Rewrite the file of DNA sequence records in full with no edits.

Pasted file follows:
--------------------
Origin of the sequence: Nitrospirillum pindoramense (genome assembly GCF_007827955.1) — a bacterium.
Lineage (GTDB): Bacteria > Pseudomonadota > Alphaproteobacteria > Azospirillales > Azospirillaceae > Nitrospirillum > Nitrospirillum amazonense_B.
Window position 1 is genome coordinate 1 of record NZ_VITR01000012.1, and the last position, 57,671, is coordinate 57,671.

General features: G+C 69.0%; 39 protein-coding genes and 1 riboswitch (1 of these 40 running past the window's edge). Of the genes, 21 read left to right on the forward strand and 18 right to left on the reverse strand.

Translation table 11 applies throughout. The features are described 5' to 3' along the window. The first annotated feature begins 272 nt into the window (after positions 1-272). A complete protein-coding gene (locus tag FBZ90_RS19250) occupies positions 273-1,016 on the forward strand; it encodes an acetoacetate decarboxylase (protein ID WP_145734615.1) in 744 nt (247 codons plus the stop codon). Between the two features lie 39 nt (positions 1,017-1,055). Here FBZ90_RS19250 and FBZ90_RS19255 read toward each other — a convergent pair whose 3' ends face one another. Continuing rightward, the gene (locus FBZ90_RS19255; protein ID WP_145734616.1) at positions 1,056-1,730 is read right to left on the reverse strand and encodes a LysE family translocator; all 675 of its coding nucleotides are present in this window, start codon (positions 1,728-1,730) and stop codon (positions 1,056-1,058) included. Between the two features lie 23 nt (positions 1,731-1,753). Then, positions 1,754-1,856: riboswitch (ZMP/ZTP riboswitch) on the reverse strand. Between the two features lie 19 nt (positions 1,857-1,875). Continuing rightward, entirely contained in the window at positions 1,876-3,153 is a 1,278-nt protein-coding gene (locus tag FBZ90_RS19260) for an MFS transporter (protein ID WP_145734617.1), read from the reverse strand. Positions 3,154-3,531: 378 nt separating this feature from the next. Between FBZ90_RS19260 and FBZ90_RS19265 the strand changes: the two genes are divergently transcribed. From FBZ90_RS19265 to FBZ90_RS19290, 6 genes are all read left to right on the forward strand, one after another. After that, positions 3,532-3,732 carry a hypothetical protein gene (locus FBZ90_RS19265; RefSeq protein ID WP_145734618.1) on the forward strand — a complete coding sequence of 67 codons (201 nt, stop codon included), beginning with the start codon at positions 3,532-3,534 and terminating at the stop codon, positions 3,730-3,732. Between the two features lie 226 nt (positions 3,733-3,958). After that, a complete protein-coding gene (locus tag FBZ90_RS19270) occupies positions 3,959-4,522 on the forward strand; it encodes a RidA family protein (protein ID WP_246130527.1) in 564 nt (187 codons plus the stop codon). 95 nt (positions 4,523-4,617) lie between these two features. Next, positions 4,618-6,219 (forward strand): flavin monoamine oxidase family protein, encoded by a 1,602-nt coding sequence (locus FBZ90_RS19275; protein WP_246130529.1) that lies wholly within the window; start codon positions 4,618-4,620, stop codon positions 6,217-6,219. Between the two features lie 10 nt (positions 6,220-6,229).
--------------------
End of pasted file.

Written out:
Origin of the sequence: Nitrospirillum pindoramense (genome assembly GCF_007827955.1) — a bacterium.
Lineage (GTDB): Bacteria > Pseudomonadota > Alphaproteobacteria > Azospirillales > Azospirillaceae > Nitrospirillum > Nitrospirillum amazonense_B.
Window position 1 is genome coordinate 1 of record NZ_VITR01000012.1, and the last position, 57,671, is coordinate 57,671.

General features: G+C 69.0%; 39 protein-coding genes and 1 riboswitch (1 of these 40 running past the window's edge). Of the genes, 21 read left to right on the forward strand and 18 right to left on the reverse strand.

Translation table 11 applies throughout. The features are described 5' to 3' along the window. The first annotated feature begins 272 nt into the window (after positions 1-272). A complete protein-coding gene (locus tag FBZ90_RS19250) occupies positions 273-1,016 on the forward strand; it encodes an acetoacetate decarboxylase (protein ID WP_145734615.1) in 744 nt (247 codons plus the stop codon). Between the two features lie 39 nt (positions 1,017-1,055). Here FBZ90_RS19250 and FBZ90_RS19255 read toward each other — a convergent pair whose 3' ends face one another. Continuing rightward, the gene (locus FBZ90_RS19255; protein ID WP_145734616.1) at positions 1,056-1,730 is read right to left on the reverse strand and encodes a LysE family translocator; all 675 of its coding nucleotides are present in this window, start codon (positions 1,728-1,730) and stop codon (positions 1,056-1,058) included. Between the two features lie 23 nt (positions 1,731-1,753). Then, positions 1,754-1,856: riboswitch (ZMP/ZTP riboswitch) on the reverse strand. Between the two features lie 19 nt (positions 1,857-1,875). Continuing rightward, entirely contained in the window at positions 1,876-3,153 is a 1,278-nt protein-coding gene (locus tag FBZ90_RS19260) for an MFS transporter (protein ID WP_145734617.1), read from the reverse strand. Positions 3,154-3,531: 378 nt separating this feature from the next. Between FBZ90_RS19260 and FBZ90_RS19265 the strand changes: the two genes are divergently transcribed. From FBZ90_RS19265 to FBZ90_RS19290, 6 genes are all read left to right on the forward strand, one after another. After that, positions 3,532-3,732 carry a hypothetical protein gene (locus FBZ90_RS19265; RefSeq protein ID WP_145734618.1) on the forward strand — a complete coding sequence of 67 codons (201 nt, stop codon included), beginning with the start codon at positions 3,532-3,534 and terminating at the stop codon, positions 3,730-3,732. Between the two features lie 226 nt (positions 3,733-3,958). After that, a complete protein-coding gene (locus tag FBZ90_RS19270) occupies positions 3,959-4,522 on the forward strand; it encodes a RidA family protein (protein ID WP_246130527.1) in 564 nt (187 codons plus the stop codon). 95 nt (positions 4,523-4,617) lie between these two features. Next, positions 4,618-6,219 (forward strand): flavin monoamine oxidase family protein, encoded by a 1,602-nt coding sequence (locus FBZ90_RS19275; protein WP_246130529.1) that lies wholly within the window; start codon positions 4,618-4,620, stop codon positions 6,217-6,219. Between the two features lie 10 nt (positions 6,220-6,229).